My wife and I missed our flight back to Poland after our honeymoon in Tuscany and ended up having to take a train down to Rome and then fly back from there in order to get back in time for her to get to university on time. We were flying out of Rome with WizzAir who generally tend to fly from Ciampino except to Sofia and 3 Romanian Airports but at the time of booking the flight, there was a temporary change where flights were leaving from Fiumicino. Rome Fiumicino Airport also called Leonardo da Vinci International Airport is easily reachable by a shuttle train which leaves from Termini Train station and takes just 30 minutes. The ticket is quite expensive at 12 euros for what is a rather short journey but it was very punctual which is really what you need when catching a flight - as we found out earlier that day! Fiumcino Airport is an enormous place with 5 terminals, albeit all well sign posted and not too far away from one another. The services there are very good, with quite a good selection of shops, particularly in Terminal 1 and 2. Information were very helpful and friendly and it is easy to tell that this is an airport that means business. They have 38 million passengers a year, so your questions aren't exactly going to be a problem! Apart from the Leonardo Express which connects the 35km between airport and city centre, there is also a highway if you are by car. I like this airport a lot and if you can get a budget airline out of here, you are doing particularly well!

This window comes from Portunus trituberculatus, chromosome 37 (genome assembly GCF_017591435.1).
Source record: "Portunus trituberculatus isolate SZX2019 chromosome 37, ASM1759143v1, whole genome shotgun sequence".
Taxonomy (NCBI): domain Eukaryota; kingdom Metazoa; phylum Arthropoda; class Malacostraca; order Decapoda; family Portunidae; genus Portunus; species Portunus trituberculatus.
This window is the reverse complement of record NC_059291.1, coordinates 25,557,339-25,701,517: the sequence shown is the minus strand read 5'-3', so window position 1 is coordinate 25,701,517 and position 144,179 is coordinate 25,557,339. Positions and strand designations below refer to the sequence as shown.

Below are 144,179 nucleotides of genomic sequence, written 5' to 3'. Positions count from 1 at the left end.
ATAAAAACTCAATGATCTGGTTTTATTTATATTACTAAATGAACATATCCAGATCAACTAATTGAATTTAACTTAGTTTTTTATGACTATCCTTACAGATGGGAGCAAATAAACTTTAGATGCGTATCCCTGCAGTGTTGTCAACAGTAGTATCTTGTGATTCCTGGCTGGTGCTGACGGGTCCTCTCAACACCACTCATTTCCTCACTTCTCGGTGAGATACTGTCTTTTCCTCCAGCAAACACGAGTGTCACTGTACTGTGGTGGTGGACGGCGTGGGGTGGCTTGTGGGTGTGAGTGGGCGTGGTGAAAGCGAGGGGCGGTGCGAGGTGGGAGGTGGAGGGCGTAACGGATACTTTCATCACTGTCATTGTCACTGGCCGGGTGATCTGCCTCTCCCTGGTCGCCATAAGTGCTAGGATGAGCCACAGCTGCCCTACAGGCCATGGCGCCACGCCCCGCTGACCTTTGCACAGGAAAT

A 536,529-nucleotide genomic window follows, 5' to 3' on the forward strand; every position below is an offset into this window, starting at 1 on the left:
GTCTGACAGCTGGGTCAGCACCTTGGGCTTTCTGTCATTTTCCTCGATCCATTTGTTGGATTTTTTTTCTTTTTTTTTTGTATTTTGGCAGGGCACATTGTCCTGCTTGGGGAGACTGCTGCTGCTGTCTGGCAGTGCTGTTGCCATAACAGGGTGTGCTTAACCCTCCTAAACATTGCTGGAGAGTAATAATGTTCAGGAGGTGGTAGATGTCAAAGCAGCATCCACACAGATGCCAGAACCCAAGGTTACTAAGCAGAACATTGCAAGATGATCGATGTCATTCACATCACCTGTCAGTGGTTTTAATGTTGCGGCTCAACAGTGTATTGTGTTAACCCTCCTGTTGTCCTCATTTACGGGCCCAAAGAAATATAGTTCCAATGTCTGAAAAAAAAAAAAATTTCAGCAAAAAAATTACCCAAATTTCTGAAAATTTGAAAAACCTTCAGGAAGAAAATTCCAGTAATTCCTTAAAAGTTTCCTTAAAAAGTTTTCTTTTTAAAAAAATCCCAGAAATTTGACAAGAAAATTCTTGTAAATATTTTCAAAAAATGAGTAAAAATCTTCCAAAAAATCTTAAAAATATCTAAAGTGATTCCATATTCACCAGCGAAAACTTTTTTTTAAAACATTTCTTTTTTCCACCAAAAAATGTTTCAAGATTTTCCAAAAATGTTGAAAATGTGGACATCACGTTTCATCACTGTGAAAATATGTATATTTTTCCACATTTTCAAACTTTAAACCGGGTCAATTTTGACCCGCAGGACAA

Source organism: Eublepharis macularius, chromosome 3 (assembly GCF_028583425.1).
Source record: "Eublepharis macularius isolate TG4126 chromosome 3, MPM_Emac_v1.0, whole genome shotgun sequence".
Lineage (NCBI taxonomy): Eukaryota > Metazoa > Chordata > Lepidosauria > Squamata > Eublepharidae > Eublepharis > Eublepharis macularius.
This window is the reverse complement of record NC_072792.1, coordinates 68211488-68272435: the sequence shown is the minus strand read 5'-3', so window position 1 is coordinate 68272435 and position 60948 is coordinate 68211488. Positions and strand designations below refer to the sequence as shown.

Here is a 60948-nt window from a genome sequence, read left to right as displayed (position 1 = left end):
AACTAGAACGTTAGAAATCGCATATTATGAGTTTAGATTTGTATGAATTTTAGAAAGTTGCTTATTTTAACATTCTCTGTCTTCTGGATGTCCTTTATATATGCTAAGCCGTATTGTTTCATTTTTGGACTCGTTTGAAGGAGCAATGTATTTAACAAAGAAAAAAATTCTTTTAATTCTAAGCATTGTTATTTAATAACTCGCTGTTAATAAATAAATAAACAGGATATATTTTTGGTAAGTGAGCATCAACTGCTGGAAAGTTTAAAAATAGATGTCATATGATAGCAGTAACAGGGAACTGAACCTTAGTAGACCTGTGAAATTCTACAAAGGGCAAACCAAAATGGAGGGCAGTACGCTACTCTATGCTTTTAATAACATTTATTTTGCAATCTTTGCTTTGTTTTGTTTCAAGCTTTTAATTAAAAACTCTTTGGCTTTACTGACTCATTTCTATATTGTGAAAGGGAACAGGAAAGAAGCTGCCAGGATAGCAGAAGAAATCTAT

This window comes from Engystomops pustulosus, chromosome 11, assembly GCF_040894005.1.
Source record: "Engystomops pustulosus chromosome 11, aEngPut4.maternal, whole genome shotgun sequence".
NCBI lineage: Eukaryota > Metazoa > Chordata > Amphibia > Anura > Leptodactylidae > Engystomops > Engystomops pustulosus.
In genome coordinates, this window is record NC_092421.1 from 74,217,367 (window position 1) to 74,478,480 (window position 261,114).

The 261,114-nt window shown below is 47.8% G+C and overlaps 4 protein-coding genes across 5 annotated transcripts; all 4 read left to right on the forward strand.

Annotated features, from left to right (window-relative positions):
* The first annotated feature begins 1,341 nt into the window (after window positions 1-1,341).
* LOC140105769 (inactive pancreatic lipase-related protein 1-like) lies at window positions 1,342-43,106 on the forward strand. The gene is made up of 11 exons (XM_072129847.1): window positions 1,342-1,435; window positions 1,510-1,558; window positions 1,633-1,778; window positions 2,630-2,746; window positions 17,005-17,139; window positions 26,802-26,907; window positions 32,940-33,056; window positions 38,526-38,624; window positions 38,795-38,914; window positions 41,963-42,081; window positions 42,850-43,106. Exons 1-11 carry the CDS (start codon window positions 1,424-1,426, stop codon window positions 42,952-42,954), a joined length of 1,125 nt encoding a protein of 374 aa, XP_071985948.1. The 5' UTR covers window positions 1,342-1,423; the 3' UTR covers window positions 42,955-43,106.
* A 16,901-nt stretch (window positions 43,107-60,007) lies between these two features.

We were first time visitors to Rome and I have to say I was very impressed with Fiumicino airport. We were through passport control really quickly and our bags were on the trolley in record time. All the signs are translated into English, so it is really easy to find your way around. The airport was also very clean and not too busy. There were a few people there trying to sell you a taxi ride, but I found that when we said no they were really helpful and directed us to the train station instead. There is a direct train link to the central Rome station, which takes around 30 minutes or so and costs 11 Euros per person. This was very quick and very comfortable (they had those private rooms on the train so its nice and quiet for reading etc). On the way back, we were surprised by how many shops there were around to buy our duty free, and as we were checked in really quickly we had plenty of time to shop. I have not flown into the other Campino airport in Rome, but can say that I would definitely recommend this one!